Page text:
The type of of facial tissue we use today wasn't invented until the 1920s, but it had a meaning of "ribbon" or "handkerchief" since the late fourteenth century, when it was spelled tyssu. Spelling varied for a few hundred years after that, with alternations such as tyssewys, tisshue, tyssue, tysshewe, tysshiew, tushwe, tischay, tissu, and tissew being made up until the mid-1500s. The word comes from Old French tissu, which was the past participle of tistre, meaning "to weave". That traces to Latin texere ("to weave") which in turn came from tek, a Proto-Indo-European reconstruction meaning "to produce", by way of Proto-Italic tekso. Usage of the word tissue over time has been steadily increasing since the beginnning of the nineteenth century, save for a downward blip during the 1930s.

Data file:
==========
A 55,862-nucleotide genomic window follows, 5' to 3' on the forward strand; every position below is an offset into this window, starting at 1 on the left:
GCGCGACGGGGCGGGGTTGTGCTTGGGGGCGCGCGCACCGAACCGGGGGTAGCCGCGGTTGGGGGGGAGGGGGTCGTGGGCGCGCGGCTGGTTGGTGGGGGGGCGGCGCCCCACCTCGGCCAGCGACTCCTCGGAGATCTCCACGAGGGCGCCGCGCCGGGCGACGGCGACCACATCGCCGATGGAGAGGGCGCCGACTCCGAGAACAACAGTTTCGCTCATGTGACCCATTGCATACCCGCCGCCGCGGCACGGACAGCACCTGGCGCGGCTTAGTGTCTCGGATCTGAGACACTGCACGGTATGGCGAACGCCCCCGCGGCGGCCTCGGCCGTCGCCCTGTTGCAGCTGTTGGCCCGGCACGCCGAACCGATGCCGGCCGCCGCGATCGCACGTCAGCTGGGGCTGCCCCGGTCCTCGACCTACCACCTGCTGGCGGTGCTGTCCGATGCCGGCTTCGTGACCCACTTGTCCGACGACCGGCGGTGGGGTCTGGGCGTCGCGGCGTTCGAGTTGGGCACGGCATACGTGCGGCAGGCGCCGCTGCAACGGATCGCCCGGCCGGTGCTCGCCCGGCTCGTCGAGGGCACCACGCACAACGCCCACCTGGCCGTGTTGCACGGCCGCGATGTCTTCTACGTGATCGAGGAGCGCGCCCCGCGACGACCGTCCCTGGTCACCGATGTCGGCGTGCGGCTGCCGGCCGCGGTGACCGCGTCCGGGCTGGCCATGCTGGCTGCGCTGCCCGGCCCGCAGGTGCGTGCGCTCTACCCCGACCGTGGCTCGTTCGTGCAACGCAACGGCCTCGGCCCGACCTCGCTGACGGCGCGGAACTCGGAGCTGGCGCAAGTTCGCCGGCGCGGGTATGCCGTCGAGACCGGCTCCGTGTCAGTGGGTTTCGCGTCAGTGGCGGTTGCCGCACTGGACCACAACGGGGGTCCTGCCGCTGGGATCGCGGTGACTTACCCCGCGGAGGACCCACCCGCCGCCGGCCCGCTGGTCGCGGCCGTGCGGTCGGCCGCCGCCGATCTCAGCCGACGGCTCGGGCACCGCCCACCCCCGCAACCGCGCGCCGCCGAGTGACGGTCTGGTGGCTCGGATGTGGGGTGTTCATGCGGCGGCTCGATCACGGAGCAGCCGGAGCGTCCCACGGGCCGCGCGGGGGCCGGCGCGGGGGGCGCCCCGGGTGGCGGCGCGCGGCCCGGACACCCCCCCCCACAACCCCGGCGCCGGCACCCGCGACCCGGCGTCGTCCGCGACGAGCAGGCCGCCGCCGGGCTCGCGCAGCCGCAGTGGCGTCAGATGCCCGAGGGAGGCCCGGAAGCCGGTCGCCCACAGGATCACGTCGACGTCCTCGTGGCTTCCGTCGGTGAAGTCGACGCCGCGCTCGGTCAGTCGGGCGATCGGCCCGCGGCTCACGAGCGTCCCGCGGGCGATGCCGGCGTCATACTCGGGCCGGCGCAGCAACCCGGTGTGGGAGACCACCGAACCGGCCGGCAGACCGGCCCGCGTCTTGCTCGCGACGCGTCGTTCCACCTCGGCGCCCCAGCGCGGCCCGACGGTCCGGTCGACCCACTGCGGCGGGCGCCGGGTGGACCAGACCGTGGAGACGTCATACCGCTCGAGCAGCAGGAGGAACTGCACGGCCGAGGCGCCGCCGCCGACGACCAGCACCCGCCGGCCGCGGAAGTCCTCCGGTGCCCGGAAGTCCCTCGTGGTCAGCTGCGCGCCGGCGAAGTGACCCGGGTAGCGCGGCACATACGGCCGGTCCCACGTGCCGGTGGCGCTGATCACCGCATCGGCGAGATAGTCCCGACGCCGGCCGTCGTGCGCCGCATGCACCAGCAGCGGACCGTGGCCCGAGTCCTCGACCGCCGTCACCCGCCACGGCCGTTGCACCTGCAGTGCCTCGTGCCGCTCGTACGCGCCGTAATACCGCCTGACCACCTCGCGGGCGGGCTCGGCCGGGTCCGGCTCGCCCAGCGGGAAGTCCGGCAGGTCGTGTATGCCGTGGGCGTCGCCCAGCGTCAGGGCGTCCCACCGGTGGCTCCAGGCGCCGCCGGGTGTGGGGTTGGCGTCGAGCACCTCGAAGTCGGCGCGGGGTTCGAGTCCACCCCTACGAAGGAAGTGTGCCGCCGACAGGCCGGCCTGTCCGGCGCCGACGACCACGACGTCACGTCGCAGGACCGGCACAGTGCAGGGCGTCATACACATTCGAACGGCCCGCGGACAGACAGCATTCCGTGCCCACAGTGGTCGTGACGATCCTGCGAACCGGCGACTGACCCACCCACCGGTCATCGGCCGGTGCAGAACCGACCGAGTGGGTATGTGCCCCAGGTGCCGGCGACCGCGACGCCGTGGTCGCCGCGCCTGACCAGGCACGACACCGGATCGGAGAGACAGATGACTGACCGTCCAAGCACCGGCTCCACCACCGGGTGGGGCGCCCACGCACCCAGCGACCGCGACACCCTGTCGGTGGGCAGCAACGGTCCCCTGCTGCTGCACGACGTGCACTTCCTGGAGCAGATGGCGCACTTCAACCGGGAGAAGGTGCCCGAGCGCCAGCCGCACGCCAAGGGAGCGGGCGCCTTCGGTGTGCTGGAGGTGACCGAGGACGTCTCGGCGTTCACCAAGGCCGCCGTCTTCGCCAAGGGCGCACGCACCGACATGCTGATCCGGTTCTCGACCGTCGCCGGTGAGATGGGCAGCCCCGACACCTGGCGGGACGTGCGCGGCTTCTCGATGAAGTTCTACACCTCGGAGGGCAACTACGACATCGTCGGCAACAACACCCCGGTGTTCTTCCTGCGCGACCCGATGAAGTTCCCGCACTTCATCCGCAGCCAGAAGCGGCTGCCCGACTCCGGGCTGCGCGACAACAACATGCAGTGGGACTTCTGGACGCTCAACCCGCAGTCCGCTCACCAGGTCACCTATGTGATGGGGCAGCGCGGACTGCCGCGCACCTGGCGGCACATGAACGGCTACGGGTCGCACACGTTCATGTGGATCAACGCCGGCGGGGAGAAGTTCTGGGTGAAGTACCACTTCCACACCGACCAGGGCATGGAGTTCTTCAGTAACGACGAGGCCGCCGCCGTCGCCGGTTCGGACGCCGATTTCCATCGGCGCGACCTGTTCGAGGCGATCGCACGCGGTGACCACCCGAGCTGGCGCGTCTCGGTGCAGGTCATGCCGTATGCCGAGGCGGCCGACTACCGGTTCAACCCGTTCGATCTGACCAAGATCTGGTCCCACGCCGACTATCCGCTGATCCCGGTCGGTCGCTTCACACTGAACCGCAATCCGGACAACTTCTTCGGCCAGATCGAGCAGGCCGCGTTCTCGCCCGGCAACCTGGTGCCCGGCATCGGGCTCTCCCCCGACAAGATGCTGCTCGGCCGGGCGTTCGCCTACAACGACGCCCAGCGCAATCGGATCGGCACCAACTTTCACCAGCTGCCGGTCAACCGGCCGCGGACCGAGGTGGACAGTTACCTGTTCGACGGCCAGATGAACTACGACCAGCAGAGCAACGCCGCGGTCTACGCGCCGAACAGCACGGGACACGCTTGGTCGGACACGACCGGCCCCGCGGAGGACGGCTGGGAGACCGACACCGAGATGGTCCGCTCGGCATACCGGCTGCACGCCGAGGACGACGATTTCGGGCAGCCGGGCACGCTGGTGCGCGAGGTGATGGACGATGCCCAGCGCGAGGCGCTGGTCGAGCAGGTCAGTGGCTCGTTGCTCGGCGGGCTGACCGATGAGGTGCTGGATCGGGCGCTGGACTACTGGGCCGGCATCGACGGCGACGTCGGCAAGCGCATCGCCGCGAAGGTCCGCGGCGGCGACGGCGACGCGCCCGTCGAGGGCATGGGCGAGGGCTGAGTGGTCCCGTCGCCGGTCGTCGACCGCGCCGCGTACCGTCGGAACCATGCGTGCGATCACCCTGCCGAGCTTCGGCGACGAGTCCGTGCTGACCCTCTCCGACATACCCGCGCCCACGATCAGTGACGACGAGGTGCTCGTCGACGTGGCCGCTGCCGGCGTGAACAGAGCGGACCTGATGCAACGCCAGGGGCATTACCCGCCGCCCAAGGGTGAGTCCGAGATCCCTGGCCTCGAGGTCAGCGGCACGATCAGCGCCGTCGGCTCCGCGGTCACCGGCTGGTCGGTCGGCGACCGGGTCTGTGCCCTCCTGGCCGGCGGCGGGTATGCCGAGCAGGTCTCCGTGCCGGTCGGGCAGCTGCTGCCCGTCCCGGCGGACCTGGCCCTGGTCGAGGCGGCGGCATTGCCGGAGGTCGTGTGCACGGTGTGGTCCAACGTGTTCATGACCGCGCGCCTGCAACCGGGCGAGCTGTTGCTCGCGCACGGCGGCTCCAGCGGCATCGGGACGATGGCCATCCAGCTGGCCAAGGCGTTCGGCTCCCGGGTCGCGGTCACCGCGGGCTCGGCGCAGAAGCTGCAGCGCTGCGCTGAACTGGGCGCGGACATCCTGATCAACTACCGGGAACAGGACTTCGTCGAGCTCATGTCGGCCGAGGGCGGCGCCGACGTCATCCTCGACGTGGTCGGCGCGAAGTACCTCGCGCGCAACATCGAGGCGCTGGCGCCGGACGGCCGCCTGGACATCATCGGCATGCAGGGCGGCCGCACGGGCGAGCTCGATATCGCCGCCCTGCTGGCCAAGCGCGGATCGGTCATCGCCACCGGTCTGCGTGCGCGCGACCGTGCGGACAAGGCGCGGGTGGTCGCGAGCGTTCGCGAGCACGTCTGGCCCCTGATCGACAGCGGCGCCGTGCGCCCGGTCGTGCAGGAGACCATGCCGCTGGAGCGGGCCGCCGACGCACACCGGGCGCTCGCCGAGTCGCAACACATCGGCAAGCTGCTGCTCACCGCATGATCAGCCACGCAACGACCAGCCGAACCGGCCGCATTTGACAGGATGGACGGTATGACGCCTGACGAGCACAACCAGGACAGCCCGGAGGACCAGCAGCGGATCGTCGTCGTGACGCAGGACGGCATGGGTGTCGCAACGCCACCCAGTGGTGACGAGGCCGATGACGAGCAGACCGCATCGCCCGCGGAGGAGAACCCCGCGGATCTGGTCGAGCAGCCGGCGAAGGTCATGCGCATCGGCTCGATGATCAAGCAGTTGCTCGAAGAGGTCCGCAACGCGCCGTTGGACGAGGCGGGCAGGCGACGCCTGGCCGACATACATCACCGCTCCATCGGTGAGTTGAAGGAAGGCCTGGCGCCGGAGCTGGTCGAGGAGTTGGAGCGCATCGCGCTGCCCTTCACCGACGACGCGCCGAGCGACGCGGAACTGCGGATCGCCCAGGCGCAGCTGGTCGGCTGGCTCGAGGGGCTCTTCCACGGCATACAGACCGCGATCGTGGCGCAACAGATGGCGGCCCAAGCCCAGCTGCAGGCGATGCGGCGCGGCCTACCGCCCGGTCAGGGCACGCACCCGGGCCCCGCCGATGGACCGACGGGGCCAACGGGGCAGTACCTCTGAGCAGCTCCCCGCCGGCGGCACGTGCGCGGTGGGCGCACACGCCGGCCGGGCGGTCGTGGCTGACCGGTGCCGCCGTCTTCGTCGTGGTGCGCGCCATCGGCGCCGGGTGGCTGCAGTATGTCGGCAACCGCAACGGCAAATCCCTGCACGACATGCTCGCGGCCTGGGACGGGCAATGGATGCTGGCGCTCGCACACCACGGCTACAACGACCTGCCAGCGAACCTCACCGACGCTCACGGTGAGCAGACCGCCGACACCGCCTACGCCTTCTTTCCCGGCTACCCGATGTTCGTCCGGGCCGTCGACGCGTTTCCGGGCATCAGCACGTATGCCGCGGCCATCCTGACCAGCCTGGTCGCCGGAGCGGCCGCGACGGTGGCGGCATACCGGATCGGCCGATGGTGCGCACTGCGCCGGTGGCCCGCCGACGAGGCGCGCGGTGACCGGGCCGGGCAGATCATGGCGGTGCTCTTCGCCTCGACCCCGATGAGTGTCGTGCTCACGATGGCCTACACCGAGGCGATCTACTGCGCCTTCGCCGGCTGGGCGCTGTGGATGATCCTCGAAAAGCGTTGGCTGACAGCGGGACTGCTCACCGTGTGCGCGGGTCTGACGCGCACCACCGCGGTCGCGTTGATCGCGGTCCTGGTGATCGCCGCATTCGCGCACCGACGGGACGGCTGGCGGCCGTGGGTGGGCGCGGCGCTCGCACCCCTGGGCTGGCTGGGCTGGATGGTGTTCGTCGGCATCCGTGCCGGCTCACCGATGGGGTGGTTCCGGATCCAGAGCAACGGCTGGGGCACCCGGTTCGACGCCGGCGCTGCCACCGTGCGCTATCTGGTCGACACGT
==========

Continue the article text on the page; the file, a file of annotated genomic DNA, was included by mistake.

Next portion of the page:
Adam Aleksic, a rising sophomore studying linguistics and government at Harvard University, has been described as the internet's sixth most famous etymologist. He also has disturbing interests in politics, vexillology, geography, board games, conlanging, and law.